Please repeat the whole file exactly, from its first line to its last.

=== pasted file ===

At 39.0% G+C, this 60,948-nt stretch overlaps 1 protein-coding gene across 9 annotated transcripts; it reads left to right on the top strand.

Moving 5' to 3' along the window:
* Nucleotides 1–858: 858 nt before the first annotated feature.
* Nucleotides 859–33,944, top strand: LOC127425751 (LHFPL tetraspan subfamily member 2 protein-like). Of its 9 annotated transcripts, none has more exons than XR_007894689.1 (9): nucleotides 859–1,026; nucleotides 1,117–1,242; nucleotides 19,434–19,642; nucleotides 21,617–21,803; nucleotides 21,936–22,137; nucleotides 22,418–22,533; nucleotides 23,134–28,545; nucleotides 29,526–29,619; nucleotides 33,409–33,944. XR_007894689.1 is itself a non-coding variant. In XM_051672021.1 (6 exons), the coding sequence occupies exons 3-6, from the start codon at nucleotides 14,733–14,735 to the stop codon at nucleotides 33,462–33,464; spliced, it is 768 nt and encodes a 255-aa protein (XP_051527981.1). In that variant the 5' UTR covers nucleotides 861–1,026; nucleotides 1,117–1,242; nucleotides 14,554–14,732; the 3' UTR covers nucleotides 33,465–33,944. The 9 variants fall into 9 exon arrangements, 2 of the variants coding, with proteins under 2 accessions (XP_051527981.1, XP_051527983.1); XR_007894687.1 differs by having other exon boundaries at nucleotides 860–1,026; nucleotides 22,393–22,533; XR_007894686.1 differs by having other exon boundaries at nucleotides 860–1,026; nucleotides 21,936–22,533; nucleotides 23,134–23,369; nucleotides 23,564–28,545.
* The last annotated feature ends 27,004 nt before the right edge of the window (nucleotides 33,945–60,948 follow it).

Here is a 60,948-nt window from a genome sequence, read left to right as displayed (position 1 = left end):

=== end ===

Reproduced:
At 39.0% G+C, this 60,948-nt stretch overlaps 1 protein-coding gene across 9 annotated transcripts; it reads left to right on the top strand.

Moving 5' to 3' along the window:
* Nucleotides 1–858: 858 nt before the first annotated feature.
* Nucleotides 859–33,944, top strand: LOC127425751 (LHFPL tetraspan subfamily member 2 protein-like). Of its 9 annotated transcripts, none has more exons than XR_007894689.1 (9): nucleotides 859–1,026; nucleotides 1,117–1,242; nucleotides 19,434–19,642; nucleotides 21,617–21,803; nucleotides 21,936–22,137; nucleotides 22,418–22,533; nucleotides 23,134–28,545; nucleotides 29,526–29,619; nucleotides 33,409–33,944. XR_007894689.1 is itself a non-coding variant. In XM_051672021.1 (6 exons), the coding sequence occupies exons 3-6, from the start codon at nucleotides 14,733–14,735 to the stop codon at nucleotides 33,462–33,464; spliced, it is 768 nt and encodes a 255-aa protein (XP_051527981.1). In that variant the 5' UTR covers nucleotides 861–1,026; nucleotides 1,117–1,242; nucleotides 14,554–14,732; the 3' UTR covers nucleotides 33,465–33,944. The 9 variants fall into 9 exon arrangements, 2 of the variants coding, with proteins under 2 accessions (XP_051527981.1, XP_051527983.1); XR_007894687.1 differs by having other exon boundaries at nucleotides 860–1,026; nucleotides 22,393–22,533; XR_007894686.1 differs by having other exon boundaries at nucleotides 860–1,026; nucleotides 21,936–22,533; nucleotides 23,134–23,369; nucleotides 23,564–28,545.
* The last annotated feature ends 27,004 nt before the right edge of the window (nucleotides 33,945–60,948 follow it).

Here is a 60,948-nt window from a genome sequence, read left to right as displayed (position 1 = left end):